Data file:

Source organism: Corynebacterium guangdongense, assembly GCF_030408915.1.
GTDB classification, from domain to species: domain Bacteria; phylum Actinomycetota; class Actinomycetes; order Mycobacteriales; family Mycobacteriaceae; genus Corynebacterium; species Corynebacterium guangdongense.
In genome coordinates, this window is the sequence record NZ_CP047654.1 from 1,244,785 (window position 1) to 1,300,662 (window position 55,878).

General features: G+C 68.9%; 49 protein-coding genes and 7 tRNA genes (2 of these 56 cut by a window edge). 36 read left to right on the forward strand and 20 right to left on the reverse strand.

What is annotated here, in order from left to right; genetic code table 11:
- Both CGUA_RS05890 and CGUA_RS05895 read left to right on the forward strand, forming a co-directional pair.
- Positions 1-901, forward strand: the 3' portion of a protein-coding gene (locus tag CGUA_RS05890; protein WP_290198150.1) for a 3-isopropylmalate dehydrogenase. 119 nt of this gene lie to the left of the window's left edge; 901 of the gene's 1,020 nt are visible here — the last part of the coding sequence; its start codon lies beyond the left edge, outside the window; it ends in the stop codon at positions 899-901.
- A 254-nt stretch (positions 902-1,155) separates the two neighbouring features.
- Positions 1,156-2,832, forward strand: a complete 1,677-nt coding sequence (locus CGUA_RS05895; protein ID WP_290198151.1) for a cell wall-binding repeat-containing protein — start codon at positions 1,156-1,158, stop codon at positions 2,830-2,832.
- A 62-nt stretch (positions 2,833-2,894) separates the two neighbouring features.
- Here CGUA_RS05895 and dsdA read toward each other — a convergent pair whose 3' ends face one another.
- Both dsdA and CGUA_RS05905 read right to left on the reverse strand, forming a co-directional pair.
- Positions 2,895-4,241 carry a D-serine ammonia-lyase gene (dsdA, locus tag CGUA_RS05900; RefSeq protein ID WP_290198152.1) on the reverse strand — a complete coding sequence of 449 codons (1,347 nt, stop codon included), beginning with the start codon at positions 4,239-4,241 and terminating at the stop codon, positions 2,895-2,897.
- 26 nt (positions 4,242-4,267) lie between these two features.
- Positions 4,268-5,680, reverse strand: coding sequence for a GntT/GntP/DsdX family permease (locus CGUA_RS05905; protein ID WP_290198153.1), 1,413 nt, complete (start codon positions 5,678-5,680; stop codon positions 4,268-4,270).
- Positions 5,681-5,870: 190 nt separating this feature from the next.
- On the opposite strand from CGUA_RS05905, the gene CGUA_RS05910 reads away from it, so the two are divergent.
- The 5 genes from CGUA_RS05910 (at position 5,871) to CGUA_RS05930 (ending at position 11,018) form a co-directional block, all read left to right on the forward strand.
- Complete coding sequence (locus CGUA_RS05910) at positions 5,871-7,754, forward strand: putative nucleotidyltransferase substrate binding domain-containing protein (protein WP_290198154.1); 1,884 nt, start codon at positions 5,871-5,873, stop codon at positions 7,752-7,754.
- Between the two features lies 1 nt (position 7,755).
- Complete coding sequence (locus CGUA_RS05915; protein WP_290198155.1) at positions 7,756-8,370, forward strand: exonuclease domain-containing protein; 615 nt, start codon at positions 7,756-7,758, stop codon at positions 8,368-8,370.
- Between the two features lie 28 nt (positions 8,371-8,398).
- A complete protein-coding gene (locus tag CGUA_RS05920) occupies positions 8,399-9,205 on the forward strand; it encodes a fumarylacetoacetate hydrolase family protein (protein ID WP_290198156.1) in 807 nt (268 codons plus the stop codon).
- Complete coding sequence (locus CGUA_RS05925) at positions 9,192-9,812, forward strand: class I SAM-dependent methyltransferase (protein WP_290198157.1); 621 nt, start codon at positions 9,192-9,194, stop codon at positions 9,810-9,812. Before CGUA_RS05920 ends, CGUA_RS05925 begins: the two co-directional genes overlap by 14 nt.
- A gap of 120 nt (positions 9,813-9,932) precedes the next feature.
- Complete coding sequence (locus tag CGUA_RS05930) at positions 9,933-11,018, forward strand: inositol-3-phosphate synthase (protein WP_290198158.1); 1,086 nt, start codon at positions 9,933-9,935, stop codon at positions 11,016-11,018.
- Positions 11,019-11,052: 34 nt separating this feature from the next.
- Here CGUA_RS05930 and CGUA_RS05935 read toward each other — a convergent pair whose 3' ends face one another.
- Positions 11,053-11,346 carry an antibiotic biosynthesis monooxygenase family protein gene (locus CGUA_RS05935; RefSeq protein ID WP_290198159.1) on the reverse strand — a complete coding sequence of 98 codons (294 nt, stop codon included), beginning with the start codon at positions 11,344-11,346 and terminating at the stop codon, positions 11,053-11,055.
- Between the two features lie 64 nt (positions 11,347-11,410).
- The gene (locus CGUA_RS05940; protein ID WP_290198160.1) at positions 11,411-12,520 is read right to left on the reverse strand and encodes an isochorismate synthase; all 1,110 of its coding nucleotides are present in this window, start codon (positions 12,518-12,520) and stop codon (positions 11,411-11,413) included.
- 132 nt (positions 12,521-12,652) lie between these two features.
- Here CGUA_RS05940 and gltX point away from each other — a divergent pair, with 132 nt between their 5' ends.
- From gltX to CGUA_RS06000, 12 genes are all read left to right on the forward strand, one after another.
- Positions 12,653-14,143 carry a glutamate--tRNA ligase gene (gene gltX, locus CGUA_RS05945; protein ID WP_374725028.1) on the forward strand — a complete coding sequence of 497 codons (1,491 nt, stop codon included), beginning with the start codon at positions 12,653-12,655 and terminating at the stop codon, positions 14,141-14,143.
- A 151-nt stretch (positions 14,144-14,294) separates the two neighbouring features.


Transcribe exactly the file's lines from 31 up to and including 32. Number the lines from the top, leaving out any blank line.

- The gene (locus CGUA_RS05940; protein ID WP_290198160.1) at positions 11,411-12,520 is read right to left on the reverse strand and encodes an isochorismate synthase; all 1,110 of its coding nucleotides are present in this window, start codon (positions 12,518-12,520) and stop codon (positions 11,411-11,413) included.
- 132 nt (positions 12,521-12,652) lie between these two features.